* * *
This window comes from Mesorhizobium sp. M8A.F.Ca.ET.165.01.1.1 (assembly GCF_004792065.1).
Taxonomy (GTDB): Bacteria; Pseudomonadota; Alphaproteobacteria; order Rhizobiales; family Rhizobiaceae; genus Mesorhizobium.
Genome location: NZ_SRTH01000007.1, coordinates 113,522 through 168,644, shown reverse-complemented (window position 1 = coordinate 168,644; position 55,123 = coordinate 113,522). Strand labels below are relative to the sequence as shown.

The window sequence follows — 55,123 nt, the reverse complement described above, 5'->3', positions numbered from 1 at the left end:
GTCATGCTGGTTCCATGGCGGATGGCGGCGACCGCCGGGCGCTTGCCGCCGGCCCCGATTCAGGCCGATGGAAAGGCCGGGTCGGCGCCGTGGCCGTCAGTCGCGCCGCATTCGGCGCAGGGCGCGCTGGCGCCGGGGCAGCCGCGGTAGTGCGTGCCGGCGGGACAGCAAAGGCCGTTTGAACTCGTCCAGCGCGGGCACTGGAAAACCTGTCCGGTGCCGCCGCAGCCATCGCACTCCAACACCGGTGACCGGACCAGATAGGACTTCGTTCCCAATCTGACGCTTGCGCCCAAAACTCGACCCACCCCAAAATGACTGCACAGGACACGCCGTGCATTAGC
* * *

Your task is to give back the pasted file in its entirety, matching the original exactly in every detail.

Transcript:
This window comes from Mesorhizobium sp. M8A.F.Ca.ET.165.01.1.1 (assembly GCF_004792065.1).
Taxonomy (GTDB): Bacteria; Pseudomonadota; Alphaproteobacteria; order Rhizobiales; family Rhizobiaceae; genus Mesorhizobium.
Genome location: NZ_SRTH01000007.1, coordinates 113,522 through 168,644, shown reverse-complemented (window position 1 = coordinate 168,644; position 55,123 = coordinate 113,522). Strand labels below are relative to the sequence as shown.

The window sequence follows — 55,123 nt, the reverse complement described above, 5'->3', positions numbered from 1 at the left end:
GTCATGCTGGTTCCATGGCGGATGGCGGCGACCGCCGGGCGCTTGCCGCCGGCCCCGATTCAGGCCGATGGAAAGGCCGGGTCGGCGCCGTGGCCGTCAGTCGCGCCGCATTCGGCGCAGGGCGCGCTGGCGCCGGGGCAGCCGCGGTAGTGCGTGCCGGCGGGACAGCAAAGGCCGTTTGAACTCGTCCAGCGCGGGCACTGGAAAACCTGTCCGGTGCCGCCGCAGCCATCGCACTCCAACACCGGTGACCGGACCAGATAGGACTTCGTTCCCAATCTGACGCTTGCGCCCAAAACTCGACCCACCCCAAAATGACTGCACAGGACACGCCGTGCATTAGC